This can cause misunderstandings and sometimes even conflict. 

Ask a home inspector and you get a different answer. Most of us want to teach you about the home you are buying and provide a report. We don’t just list everything that needs to be fixed.

Why Care About the Repair Request?

The best real estate agents know how to negotiate issues that come up in the home inspection. They know that no home is perfect and also want their clients to be happy. The repair request is just another negotiation and another step in the process.

Some home inspectors refuse to tell their clients how to fix things. Others are a little more flexible and try to provide some guidance about how important something is and what needs to be done to address it. Some others may even provide estimates of costs. There is no right answer, it’s up to you how to run your business and treat your clients.

The homebuyer is still the one needs to make the choices. With the home inspector’s expertise, and hopefully their agent’s guidance, they will request the items they want to be addressed. In the end it is up to the homebuyer to reach an agreement with the seller.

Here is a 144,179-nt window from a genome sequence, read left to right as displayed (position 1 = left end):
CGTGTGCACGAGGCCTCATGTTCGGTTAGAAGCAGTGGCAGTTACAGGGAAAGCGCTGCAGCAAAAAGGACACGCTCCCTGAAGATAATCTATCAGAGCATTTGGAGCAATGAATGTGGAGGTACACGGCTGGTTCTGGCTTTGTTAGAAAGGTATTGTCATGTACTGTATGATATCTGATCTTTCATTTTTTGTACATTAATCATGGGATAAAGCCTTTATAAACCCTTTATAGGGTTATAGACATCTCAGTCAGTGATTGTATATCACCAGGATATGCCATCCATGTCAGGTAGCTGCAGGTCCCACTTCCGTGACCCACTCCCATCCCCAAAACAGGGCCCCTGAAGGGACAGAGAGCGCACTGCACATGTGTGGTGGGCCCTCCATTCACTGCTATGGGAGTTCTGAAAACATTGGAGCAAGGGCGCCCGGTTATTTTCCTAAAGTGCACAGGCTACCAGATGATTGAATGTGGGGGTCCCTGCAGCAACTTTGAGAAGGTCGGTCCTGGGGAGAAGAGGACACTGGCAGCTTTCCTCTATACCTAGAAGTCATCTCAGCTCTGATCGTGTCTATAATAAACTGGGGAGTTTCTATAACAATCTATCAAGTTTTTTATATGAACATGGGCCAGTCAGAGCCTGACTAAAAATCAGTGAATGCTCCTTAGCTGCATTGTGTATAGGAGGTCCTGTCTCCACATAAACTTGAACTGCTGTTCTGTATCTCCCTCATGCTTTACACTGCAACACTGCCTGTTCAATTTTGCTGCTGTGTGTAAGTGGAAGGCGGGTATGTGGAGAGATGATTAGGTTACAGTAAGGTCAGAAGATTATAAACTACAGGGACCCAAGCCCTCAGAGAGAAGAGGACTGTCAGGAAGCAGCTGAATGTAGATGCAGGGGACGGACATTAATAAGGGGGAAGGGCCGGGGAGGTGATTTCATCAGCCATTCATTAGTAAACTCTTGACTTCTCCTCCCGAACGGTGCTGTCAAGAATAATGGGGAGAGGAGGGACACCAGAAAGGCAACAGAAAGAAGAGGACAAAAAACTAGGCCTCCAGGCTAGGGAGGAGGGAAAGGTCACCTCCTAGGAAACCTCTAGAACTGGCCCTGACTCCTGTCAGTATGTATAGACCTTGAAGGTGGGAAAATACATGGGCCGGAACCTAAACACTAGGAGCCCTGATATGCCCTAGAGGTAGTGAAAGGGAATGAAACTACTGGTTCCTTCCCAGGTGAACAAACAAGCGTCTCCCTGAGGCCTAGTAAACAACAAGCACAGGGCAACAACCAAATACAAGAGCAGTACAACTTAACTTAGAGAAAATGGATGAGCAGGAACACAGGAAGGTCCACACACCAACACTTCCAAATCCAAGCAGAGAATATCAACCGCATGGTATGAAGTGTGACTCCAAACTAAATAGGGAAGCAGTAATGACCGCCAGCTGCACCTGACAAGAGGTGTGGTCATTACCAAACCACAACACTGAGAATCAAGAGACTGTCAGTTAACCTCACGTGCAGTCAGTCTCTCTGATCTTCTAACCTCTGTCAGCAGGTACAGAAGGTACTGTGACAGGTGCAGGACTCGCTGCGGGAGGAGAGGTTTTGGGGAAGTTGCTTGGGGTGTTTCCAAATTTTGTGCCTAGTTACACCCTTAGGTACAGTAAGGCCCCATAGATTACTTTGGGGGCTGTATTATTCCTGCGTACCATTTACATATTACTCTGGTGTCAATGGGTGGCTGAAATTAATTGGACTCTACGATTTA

Help Your Client Along Their Journey

To be a true professional means understanding what your customer needs and how you can help. Getting a home inspection report can be overwhelming enough for most homebuyers. Do you want to be the kind of home inspector to help them, or leave them confused and stressed?

Take a little time and think how we fit into the entire home purchasing journey. Deliver the report your client really wants. Help them understand what is important and what to do next to fix it. By preparing them for the next step of making the repair request, you will have a grateful and satisfied client.

How I Use Tap Inspect with HomeBinder

I have been using HomeBinder in my home inspection business. My clients have really liked the idea and seem to appreciate the free lifetime subscription I give them.

Since getting started, I have picked up a few best practices that I wanted to pass along. They should make it incredibly easy to use Tap Inspect along with HomeBinder. You can provide a little extra value to your clients without it taking any more time or effort.

What is HomeBinder?

HomeBinder gives homeowners a place to manage their home maintenance needs. They also provide a few other features like recall checks of appliances and equipment. HomeBinder will also send maintenance reminders that you can pre-setup.